Now did any such thing ever happen in Egypt? Or, for that matter, did American praise ever wax so eloquent when a Russian leader came to visit? It seemed that Israel was saying, “Well, since Sadat thinks we’re important, I guess we are.” Self-esteem came not from an inner sense of their own mission and purpose, but from the recognition granted by a foe.

Sadat heard that message, and for that reason he made no concession.

Israel spoke to him as if he was the leader of all the Arab countries. In particular, she made commitments to him with regard to the West Bank. It was at Camp David that the term “autonomy” was coined.

The Palestinians had stated publicly that they did not see Sadat as their representative. He had no commitment to them, nor they to him. For sure, to try to upgrade his image in the Arab countries he felt it necessary to raise the Palestinian issue. But once it was raised, Israel could and should have answered the truth: “This is no concern of yours. Peace with the Palestinians has to be made with the Palestinians.” And he would have left it at that, for his interests really lay only in strengthening his own country.

Nevertheless, the Israelis made commitments to him, acknowledging a limitation of their rights to the West Bank.

For him, making the requests was almost a caprice. He had nothing to lose, so why not ask? But the Israelis had everything to lose, and nothing to gain by speaking to him about the issue. And yet they spoke and made concessions.

In general, there was no reason for Israeli concessions. Sadat needed American support and money and could not get that without signing a peace treaty with Israel. He had already burned his bridges with the other Arab countries, and would not restore his image by breaking off negotiations with Israel and coming back emptyhanded. Carter was deeply involved in a reelection campaign and needed an agreement to improve his prestige among the voters.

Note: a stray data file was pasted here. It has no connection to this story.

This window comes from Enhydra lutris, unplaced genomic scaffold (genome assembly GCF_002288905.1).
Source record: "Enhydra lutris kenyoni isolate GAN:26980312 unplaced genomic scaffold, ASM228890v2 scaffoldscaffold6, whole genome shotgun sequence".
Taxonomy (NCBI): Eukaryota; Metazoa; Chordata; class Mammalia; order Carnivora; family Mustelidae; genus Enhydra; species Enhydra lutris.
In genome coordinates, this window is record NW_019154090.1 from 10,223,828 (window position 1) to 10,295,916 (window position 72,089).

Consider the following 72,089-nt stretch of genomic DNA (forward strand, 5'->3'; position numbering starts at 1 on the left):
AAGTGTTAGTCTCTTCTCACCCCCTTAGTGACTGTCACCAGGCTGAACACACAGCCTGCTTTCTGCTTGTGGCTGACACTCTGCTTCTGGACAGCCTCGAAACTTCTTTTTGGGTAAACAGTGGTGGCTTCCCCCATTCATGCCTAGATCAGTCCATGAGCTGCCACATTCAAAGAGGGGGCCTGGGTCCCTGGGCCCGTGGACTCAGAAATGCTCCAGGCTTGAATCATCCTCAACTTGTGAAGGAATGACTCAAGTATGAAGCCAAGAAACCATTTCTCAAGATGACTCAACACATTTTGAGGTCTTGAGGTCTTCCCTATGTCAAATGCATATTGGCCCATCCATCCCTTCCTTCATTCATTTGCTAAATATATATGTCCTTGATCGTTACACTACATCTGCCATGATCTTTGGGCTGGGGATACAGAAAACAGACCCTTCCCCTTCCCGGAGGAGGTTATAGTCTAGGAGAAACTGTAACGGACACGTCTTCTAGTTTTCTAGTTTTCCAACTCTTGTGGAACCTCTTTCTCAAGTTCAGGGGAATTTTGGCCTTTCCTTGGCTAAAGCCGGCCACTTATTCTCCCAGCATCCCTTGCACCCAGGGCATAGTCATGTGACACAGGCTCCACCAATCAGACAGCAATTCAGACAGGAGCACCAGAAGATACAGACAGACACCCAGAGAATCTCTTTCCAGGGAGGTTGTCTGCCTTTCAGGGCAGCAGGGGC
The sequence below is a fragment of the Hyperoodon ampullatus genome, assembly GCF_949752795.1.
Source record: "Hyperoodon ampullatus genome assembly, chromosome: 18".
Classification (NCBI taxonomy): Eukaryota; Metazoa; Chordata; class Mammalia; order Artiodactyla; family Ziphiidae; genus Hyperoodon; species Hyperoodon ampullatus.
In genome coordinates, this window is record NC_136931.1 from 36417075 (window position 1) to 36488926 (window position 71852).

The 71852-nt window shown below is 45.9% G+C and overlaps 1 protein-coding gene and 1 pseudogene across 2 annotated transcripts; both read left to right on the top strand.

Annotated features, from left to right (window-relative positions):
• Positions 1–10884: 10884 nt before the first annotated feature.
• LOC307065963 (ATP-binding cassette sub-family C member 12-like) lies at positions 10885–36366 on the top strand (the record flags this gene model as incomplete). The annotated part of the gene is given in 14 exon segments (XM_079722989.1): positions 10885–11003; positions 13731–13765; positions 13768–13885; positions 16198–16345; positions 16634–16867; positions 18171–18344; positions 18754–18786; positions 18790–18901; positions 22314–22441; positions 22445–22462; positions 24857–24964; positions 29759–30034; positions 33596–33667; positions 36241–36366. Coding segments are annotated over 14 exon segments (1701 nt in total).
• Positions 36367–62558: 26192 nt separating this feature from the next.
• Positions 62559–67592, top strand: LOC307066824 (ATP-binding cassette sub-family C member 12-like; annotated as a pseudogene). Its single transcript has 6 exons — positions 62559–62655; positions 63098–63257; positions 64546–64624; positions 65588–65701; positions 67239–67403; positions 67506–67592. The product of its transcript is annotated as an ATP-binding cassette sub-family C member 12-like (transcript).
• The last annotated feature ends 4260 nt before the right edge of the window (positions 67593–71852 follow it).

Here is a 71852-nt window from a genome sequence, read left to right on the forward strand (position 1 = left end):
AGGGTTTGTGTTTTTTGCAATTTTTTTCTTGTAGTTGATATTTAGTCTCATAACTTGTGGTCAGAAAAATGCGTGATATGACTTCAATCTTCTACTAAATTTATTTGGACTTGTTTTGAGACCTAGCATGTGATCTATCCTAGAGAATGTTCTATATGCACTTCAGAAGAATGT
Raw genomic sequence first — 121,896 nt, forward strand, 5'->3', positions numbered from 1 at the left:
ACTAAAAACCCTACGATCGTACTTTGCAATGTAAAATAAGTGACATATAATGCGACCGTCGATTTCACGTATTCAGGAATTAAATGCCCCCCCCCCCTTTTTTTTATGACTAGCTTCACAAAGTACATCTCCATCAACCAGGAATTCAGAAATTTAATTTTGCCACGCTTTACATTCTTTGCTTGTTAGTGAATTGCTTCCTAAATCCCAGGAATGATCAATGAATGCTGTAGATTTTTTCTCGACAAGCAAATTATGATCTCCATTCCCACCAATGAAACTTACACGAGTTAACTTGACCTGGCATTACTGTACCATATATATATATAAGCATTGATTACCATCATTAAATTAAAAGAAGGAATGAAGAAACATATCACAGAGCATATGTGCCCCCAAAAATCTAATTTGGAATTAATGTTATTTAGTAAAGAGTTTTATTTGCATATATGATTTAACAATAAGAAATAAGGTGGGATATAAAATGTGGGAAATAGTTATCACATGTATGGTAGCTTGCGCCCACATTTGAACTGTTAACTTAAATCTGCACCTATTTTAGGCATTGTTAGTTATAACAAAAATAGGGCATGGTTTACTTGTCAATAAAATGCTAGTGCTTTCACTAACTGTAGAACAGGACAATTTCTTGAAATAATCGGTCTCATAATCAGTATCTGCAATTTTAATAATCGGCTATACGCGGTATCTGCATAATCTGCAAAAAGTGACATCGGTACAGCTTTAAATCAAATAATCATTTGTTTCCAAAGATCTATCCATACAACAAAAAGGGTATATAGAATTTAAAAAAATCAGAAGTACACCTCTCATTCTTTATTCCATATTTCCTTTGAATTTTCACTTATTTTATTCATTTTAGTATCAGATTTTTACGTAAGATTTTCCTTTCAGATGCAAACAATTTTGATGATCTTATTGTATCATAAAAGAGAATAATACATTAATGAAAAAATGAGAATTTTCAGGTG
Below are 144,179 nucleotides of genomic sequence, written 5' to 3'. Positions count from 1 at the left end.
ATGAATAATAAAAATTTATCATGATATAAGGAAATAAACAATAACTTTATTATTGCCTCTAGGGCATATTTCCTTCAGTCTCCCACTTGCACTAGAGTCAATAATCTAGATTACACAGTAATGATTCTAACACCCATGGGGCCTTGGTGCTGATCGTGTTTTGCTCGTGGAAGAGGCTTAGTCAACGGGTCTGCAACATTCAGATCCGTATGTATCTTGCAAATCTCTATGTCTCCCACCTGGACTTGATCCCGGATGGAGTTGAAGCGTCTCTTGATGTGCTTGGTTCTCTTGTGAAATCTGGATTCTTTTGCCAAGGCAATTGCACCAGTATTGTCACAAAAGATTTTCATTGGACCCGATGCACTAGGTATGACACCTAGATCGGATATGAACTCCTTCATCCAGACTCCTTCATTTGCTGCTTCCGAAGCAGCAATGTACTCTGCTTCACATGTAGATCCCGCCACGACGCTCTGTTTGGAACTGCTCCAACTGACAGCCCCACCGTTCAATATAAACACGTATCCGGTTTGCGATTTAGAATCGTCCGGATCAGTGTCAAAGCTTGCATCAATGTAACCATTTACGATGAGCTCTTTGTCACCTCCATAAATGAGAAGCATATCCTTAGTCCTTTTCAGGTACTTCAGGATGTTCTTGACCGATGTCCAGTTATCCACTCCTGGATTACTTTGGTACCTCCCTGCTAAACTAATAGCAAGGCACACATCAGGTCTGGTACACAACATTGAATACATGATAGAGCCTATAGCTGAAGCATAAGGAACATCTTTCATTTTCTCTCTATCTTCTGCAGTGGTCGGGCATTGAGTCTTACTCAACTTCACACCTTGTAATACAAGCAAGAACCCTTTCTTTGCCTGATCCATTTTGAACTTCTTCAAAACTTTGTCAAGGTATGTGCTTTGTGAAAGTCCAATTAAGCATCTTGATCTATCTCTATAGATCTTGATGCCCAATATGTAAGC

Begin, by contrast, needed nothing. There was nothing substantial that Sadat was prepared to give, and within Israel, the fact that he was the prime minister who had brought Sadat to Jerusalem had bolstered his position immensely. Unquestionably, Sadat was going to make demands, and the Americans may have supported him initially, but Begin held all these cards in his hand; there was no reason for him to give in. And yet he made concession after concession, giving away (and even volunteering) security and economic assets without getting anything in return. This was unnecessary. He could have come away with a treaty without making any substantial concessions.

Is this mere conjecture? Not at all, because on one of the most sensitive points of all the negotiations, Begin stood his ground, and Sadat conceded. Sadat had demanded that Begin make concessions with regard to Jerusalem. On this point Begin stood firm and said, “No.”

Now Jerusalem has sentimental value to the Arabs. A pledge from Begin on an altered status for Jerusalem would have been very flattering to Sadat’s image. But when Begin stood firm, the matter was erased from the agenda.

The same motif could have been followed with regard to other matters. Sadat could have made demands, but Begin could have said “no.” If he had said “no” firmly, the American pressure that had been placed on him would have shifted to Sadat. And Sadat would have had to concede, for he had more to lose. Indeed, from the time of Sadat’s visit onward significantly, many of the points mentioned above were made by the Rebbe in a public address delivered on the very night Sadat landed in Israel the Rebbe argued that fortitude and patience were the only path to true peace.